The Penn Quakers had one of the most impressive runs last season, losing their first three games and then not losing again until getting beaten by Yale in the NCAA Quarterfinals. While they do lose goalie Reed Junkin who was a crucial part of that defense, the Quakers went out and grabbed sophomore Virginia transfer Patrick Burkinshaw from the transfer portal. 

While it may take Burkinshaw and the defense as a whole some time to adjust to playing together, there is no doubt that he can start day one at Penn and help lead them to another Ivy League title. With sophomore LSM/D BJ Farrare, senior defenseman Kyle Thorton, and others back on that defense, this Penn team may be just as scary as they were last season. 

Falling: Towson

In addition to losing three of the best players to graduation, offensive coordinator Anthony Gilardi took the head coaching position at Stony Brook. With that much turnover in personnel, one has to think what the Tigers will look like in 2020, especially on the offensive end. 

While Towson may still be a top team in the CAA, this 2020 Towson squad may be one of the weakest we’ve seen in recent years. They have holes to be filled at faceoff, goalie, attack, and midfield. However, the brad that is the Towson defense seems to never fail, and they might need to lean on that just a bit more this season. 

Rising: Maryland 

Under head coach John Tillman, the Maryland Terrapins have been one of the most consistently dominant teams in the nation. They don’t rebuild in College Park, they reload.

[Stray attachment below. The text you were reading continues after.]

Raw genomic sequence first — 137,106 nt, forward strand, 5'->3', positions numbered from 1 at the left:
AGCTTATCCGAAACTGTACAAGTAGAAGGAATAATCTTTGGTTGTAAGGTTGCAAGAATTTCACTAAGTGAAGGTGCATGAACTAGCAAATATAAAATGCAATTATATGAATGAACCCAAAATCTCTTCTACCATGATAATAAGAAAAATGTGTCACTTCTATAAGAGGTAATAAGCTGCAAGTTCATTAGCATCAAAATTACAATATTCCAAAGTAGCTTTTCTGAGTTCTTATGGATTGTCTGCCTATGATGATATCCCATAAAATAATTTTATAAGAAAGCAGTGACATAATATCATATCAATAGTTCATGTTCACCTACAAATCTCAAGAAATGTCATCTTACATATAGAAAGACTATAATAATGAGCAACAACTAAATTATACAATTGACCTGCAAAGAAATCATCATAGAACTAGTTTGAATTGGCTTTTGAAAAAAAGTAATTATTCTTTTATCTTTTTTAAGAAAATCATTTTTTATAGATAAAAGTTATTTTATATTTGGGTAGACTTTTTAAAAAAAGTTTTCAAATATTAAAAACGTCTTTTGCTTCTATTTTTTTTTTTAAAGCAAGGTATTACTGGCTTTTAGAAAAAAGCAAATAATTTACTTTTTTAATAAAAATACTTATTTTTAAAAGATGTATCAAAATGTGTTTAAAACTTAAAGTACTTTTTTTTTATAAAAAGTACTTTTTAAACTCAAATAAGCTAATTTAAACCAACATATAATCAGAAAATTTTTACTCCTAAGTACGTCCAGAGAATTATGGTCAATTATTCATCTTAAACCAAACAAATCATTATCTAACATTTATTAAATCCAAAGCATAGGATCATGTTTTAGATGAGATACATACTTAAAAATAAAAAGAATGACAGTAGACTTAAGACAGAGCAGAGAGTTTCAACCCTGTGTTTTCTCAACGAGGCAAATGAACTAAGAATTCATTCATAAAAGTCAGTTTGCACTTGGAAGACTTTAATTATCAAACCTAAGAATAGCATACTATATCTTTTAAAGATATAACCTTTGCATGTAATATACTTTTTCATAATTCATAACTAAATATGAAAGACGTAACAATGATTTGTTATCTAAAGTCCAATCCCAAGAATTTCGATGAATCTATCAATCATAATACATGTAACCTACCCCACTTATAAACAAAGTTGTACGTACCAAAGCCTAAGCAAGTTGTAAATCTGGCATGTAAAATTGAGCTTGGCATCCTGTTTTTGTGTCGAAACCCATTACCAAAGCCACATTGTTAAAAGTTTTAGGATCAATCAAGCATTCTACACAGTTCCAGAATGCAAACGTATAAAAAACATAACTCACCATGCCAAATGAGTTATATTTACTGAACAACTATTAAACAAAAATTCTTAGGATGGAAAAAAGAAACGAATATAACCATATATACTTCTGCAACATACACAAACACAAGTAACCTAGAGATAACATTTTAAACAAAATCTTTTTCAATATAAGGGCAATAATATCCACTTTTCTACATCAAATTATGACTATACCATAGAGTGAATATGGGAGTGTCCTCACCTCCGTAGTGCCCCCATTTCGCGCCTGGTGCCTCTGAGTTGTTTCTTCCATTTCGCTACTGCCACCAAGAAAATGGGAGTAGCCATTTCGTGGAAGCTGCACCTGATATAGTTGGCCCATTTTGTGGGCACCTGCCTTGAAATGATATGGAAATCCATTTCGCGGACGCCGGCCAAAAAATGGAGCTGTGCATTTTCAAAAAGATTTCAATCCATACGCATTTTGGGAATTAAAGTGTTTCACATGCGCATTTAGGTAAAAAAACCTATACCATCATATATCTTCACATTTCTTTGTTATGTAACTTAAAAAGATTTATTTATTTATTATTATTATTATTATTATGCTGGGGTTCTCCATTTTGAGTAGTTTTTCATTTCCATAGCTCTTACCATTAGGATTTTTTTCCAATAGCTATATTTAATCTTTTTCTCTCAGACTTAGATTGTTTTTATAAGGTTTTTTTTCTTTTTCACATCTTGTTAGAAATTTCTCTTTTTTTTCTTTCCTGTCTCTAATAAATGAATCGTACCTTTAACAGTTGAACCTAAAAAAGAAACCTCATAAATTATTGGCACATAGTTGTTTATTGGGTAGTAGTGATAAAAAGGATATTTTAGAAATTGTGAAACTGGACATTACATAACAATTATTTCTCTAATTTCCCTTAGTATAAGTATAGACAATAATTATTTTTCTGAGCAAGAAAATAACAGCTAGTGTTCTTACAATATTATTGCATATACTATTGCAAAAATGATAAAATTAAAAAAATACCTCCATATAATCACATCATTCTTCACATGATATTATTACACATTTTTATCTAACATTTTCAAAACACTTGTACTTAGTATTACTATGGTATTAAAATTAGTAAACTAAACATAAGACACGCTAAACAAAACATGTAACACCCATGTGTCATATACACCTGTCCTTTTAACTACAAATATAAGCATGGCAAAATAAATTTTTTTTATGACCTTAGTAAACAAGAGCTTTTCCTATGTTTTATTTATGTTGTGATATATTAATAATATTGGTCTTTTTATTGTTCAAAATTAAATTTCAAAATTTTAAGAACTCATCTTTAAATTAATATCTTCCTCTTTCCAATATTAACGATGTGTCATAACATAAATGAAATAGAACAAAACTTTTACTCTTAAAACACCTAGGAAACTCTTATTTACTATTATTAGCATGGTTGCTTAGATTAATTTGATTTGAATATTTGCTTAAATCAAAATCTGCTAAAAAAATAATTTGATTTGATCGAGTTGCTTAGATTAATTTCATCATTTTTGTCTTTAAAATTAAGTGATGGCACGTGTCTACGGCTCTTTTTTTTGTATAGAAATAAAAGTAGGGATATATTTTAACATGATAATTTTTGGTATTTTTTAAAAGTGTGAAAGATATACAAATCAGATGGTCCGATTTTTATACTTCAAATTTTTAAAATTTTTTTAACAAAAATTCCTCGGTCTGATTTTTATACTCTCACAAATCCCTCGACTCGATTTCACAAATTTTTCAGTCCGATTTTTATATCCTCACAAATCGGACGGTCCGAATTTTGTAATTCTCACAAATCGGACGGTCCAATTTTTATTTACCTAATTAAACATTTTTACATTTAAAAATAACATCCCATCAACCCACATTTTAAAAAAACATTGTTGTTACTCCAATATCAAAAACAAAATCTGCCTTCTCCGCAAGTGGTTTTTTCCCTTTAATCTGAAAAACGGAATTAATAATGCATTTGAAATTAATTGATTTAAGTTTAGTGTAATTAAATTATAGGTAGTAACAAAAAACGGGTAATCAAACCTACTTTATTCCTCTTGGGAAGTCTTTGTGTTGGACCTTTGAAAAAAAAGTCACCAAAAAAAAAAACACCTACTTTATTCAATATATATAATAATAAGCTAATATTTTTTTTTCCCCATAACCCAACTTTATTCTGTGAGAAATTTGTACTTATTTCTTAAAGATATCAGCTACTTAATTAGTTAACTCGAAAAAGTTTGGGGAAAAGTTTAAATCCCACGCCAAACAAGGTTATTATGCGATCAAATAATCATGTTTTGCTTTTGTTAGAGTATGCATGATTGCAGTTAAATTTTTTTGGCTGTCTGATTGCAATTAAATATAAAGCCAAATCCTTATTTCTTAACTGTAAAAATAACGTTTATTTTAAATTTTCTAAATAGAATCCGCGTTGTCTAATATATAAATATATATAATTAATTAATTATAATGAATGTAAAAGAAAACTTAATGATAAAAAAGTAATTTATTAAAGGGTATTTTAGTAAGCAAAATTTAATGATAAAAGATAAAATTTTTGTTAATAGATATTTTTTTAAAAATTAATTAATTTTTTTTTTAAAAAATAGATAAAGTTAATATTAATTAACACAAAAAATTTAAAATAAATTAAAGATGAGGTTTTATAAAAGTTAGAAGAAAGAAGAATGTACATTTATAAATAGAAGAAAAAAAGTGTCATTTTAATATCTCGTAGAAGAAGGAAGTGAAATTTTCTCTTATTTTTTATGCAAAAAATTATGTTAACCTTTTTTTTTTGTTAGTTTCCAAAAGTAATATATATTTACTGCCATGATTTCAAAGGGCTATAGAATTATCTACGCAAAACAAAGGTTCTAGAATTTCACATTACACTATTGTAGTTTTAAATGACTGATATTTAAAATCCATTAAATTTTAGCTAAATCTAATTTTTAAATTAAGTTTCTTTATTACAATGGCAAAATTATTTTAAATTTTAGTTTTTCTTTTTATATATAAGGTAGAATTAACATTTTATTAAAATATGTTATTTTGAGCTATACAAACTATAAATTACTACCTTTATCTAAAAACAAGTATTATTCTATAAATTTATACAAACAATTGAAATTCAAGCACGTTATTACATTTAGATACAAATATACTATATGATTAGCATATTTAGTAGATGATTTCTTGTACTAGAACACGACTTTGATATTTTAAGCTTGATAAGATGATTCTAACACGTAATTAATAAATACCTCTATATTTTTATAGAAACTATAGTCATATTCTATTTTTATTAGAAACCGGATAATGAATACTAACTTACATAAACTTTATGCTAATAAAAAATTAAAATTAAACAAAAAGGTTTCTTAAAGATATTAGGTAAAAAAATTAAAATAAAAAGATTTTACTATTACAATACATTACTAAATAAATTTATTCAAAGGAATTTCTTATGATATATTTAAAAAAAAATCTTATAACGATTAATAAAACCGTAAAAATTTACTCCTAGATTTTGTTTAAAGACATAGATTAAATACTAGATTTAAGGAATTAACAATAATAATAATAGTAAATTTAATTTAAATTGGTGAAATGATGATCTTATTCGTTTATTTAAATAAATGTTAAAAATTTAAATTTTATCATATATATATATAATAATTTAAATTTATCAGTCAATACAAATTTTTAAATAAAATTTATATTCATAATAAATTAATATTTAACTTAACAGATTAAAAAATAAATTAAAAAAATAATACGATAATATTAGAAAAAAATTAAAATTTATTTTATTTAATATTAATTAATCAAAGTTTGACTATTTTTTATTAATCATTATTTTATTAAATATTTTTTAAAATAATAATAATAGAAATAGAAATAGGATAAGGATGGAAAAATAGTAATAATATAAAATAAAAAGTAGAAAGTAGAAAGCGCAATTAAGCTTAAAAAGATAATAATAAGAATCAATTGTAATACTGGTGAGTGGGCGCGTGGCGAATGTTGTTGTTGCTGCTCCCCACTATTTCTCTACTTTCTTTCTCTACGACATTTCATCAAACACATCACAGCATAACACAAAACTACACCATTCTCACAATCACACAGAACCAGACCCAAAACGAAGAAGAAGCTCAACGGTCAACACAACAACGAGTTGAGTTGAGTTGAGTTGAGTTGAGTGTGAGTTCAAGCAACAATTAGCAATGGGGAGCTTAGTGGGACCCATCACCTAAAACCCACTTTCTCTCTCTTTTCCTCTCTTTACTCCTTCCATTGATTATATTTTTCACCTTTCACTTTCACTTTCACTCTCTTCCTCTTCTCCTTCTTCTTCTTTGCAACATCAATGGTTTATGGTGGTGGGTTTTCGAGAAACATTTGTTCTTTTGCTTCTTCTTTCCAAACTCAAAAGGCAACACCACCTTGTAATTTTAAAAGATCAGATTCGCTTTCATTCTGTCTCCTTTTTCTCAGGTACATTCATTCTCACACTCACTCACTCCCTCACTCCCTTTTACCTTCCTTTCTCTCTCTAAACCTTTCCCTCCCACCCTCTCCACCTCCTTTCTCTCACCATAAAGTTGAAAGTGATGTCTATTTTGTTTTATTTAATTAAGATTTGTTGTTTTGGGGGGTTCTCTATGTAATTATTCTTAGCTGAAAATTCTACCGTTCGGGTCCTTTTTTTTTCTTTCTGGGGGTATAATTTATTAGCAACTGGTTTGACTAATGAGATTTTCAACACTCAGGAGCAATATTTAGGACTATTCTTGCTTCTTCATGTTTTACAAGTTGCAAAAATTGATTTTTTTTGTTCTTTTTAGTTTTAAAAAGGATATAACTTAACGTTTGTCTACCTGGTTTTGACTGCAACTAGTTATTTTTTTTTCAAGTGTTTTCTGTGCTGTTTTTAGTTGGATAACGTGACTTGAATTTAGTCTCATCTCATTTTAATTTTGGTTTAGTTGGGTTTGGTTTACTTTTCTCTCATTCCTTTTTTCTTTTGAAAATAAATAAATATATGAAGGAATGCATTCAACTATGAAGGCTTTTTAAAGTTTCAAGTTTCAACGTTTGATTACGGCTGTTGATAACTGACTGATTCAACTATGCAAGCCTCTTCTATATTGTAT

The Terrapins were one of the biggest winners of the NCAA Transfer Portal, landing defenseman Nick Grill from Marquette, goalie Chris Brandau from Georgetown, LSM Michael Ubriaco from Villanova, and faceoff man Joel Truckess from Lehigh. While the Terrapins will look pretty much the same of the offensive end, they have seemingly improved their defense from a talent and depth standpoint with the transfer portal. In addition, they have another good recruiting class coming in once again. 

Falling: Loyola

Losing Tewaaraton winner Pat Spencer due to graduation is bad enough, but things only got worse for the Greyhounds when Chase Scanlan transferred to Syracuse. Loyola may still have some pieces, but nothing like last year or even the past few seasons. 

The Greyhounds only two starters returning on offense are Kevin Lindley and Aidan Olmstead. While they did add Bellarmine transfer Riley Seay and have some good young talent coming in, that burden will still be a lot for Lindley and Olmstead to carry. In addition, losing Jacob Stover hurts the Greyhounds defense immensely. 

Rising: Hampton

While Lloyd Carter did a great job at building the foundation at Hampton, newly minted head coach Rashad Devoe looks to take them further as they get closer to a full DI schedule in 2021. Entering year five, they have eight DI opponents on the schedule and there is a lot of energy building around the Pirates. In addition, they have a lot of young talent returning which is a good sign and should help Devoe instill his culture quicker. 

Falling: Boston U.

Chris Gray transferred to North Carolina and James Burr graduated. That’s 155 goals gone right there. The Terriers may have had the worst summer just based on those two facts right there. 

While they did lose their top two scorers from last season, they do have a fairly young offensive group coming back with sophomores Timmy Leh, Jake Cates, and others. They also add Towson transfer Phil Weis and return goalie Joe McSorley, which are two big positives for the program. However, with a young core and a key transfer coming in there could be some friction as far as chemistry goes, and even with the positives they still lose a ton of production and leadership.